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Arch Dermatol. 2003 Jan;139(1):26-32.

Treatment of toxic epidermal necrolysis with high-dose intravenous immunoglobulins: multicenter retrospective analysis of 48 consecutive cases.

Author information

1
Department of Dermatology, Geneva University Medical School, Switzerland.

Abstract

OBJECTIVE:

To evaluate the effect of high-dose intravenous immunoglobulin (IVIG) in toxic epidermal necrolysis (TEN), parameters that may affect response to treatment, and the effect of different IVIG batches on Fas-mediated cell death.

DESIGN:

Multicenter retrospective analysis of 48 consecutive TEN patients treated with IVIG.

SETTING:

Fourteen university hospital dermatology centers in Europe and the United States.

PATIENTS:

Forty-eight patients with TEN (skin detachment >10% of their body surface [mean, 44.8%; range, 10%-95%]).

INTERVENTIONS:

Infusion of IVIG in all patients (range, 0.8-5.8 g/kg), and analysis of the ability of different IVIG batches to inhibit Fas-mediated cell death.

MAIN OUTCOME MEASURES:

Objective response to IVIG treatment, final outcome at day 45, parameters that may affect response to IVIG treatment, and tolerance.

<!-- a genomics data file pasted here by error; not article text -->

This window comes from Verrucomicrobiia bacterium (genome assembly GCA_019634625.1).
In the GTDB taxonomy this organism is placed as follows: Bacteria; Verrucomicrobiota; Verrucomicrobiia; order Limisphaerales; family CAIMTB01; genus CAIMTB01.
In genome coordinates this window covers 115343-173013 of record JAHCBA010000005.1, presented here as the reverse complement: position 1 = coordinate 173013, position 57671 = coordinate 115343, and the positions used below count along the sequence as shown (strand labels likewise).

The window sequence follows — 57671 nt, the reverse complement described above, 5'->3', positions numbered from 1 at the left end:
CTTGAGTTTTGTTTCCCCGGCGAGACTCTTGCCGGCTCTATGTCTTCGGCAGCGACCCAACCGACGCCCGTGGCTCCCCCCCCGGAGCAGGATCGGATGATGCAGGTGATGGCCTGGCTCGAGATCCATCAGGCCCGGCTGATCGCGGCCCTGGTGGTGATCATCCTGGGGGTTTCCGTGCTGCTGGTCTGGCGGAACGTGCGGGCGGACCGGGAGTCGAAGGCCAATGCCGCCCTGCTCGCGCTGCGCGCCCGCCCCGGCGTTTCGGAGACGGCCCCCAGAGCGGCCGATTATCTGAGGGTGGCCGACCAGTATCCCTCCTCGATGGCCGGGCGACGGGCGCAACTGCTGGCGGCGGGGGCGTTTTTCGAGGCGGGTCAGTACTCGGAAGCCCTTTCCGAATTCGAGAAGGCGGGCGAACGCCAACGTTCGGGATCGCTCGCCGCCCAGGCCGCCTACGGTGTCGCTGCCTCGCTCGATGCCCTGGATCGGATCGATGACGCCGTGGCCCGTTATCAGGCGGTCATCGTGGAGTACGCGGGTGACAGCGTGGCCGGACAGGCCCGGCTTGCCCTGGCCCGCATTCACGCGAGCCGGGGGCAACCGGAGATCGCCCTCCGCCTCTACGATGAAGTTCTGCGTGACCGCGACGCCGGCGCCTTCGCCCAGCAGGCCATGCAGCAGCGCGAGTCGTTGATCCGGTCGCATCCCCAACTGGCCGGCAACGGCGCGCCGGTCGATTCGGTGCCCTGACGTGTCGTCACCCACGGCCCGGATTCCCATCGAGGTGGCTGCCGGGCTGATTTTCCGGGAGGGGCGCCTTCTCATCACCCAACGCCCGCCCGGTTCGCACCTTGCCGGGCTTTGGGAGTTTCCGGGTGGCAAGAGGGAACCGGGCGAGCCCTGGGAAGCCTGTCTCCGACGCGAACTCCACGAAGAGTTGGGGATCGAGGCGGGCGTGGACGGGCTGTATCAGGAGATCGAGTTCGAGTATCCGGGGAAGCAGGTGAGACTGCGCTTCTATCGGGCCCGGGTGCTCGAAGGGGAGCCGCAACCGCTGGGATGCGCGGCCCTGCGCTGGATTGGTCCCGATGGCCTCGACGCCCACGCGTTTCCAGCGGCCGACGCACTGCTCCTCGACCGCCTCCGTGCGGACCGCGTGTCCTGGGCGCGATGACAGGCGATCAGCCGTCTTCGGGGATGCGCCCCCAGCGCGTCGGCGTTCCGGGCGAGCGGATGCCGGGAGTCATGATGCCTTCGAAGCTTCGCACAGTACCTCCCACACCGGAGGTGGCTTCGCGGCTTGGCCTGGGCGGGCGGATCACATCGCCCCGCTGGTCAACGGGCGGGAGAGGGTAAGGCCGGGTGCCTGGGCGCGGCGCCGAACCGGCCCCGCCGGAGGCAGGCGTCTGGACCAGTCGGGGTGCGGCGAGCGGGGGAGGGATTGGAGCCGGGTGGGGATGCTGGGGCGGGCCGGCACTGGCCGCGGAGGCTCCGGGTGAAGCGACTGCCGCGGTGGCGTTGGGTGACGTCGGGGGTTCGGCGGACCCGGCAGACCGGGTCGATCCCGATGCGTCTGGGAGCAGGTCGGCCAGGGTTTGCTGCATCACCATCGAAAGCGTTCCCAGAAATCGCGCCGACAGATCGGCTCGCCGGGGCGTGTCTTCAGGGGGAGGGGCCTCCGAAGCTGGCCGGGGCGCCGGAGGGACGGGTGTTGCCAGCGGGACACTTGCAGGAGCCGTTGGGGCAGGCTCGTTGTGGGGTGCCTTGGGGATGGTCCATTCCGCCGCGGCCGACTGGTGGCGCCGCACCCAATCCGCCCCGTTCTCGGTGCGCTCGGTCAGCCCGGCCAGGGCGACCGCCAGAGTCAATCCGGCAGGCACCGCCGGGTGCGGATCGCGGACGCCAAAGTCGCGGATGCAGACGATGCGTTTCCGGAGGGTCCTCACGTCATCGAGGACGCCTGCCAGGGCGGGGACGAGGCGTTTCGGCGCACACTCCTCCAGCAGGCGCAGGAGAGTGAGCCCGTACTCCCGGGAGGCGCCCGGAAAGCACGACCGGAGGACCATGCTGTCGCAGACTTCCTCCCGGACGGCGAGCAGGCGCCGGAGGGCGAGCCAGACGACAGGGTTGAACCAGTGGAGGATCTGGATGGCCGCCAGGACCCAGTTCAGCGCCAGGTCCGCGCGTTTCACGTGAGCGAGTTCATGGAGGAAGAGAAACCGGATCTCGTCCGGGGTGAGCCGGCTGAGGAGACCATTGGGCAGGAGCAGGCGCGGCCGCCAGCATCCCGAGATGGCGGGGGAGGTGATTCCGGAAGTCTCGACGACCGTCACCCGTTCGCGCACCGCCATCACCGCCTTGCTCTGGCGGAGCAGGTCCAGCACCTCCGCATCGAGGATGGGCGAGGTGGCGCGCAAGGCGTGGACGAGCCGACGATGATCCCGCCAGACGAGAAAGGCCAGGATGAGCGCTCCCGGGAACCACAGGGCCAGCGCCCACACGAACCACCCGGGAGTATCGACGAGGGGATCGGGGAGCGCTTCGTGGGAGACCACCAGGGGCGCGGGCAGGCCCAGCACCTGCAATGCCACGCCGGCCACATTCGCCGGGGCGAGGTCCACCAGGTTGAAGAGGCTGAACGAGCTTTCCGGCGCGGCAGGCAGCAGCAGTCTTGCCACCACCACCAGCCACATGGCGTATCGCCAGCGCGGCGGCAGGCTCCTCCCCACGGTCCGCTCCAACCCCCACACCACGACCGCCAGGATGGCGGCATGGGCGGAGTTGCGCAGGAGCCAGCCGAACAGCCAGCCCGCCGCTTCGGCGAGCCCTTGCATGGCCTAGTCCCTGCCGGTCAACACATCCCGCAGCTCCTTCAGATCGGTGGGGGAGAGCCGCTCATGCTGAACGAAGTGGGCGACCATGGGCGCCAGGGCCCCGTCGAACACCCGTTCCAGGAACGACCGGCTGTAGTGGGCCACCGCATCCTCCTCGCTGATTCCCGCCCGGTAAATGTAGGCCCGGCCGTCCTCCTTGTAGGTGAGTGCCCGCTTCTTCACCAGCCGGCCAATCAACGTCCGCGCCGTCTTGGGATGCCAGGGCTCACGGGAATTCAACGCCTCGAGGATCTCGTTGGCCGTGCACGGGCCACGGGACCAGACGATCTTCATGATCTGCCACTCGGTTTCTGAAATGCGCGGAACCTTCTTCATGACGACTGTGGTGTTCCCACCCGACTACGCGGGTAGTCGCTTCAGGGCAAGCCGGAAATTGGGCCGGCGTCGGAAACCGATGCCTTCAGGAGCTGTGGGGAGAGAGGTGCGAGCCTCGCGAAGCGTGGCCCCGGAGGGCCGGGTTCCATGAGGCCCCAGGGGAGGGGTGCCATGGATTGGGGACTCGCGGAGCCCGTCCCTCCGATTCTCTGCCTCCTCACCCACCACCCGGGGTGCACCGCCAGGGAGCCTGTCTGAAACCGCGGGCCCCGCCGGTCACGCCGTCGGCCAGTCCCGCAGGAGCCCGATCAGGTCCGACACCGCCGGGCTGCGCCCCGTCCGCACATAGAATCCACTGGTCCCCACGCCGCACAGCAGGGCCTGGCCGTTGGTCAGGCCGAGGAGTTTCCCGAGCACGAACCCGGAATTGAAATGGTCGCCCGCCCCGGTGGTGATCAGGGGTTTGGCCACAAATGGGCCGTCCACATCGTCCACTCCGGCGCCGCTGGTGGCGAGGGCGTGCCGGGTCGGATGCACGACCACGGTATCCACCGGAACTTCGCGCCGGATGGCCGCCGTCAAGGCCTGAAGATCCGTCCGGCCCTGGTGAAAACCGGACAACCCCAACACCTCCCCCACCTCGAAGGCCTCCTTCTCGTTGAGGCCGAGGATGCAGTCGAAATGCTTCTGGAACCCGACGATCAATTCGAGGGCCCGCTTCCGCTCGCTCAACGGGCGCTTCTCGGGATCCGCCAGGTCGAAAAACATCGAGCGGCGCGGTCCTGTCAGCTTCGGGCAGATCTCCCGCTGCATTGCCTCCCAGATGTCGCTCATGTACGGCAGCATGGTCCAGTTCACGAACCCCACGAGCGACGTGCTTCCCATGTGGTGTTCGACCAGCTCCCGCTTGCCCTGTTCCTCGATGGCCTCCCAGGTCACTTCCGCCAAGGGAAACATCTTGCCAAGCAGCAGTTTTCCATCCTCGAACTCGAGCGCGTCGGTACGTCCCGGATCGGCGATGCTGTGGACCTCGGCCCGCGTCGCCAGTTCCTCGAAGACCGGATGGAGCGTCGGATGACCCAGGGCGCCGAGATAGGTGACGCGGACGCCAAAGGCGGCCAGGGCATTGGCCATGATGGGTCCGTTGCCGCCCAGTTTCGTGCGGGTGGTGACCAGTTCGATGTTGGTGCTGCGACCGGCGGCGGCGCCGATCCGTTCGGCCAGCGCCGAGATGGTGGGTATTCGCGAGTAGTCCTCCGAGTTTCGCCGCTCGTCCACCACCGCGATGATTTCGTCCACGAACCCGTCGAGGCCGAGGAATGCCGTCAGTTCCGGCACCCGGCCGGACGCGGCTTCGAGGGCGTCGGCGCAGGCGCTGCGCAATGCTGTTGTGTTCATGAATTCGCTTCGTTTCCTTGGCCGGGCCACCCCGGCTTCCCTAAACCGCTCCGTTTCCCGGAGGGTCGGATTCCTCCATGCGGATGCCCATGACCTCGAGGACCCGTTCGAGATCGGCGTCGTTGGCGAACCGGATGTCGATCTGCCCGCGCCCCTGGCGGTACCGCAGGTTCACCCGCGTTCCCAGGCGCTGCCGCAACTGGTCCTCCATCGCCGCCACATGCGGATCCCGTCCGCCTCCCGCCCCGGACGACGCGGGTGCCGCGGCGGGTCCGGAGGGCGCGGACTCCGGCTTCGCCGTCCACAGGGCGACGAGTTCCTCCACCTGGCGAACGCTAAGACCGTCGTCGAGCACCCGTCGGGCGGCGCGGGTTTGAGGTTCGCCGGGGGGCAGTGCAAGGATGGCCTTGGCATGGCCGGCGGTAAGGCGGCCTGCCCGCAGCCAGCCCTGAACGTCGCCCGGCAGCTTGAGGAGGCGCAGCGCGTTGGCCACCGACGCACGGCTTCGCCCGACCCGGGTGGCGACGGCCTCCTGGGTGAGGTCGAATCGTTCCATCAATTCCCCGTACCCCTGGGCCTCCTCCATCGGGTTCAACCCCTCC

RESULTS:

Infusion of IVIG (mean total dose, 2.7 g/kg [range, 0.65-5.8 g/kg]; mean consecutive days, 4 [range, 1-5 days]) was associated with a rapid cessation (mean, 2.3 days [range, 1-6 days]) of skin and mucosal detachment in 43 patients (90%) and survival in 42 (88%). Patients who responded to IVIG had received treatment earlier in the course of disease and, on average, higher doses of IVIG. Furthermore, analysis of 35 IVIG batches revealed significant batch-to-batch variations in the capacity of IVIG to inhibit Fas-mediated cell death in vitro.

CONCLUSIONS:

Early infusion of high-dose IVIG is safe, well tolerated, and likely to be effective in improving the survival of patients with TEN. We recommend early treatment with IVIG at a total dose of 3 g/kg over 3 consecutive days (1 g/kg per day for 3 days).

PMID:
12533160
[Indexed for MEDLINE]

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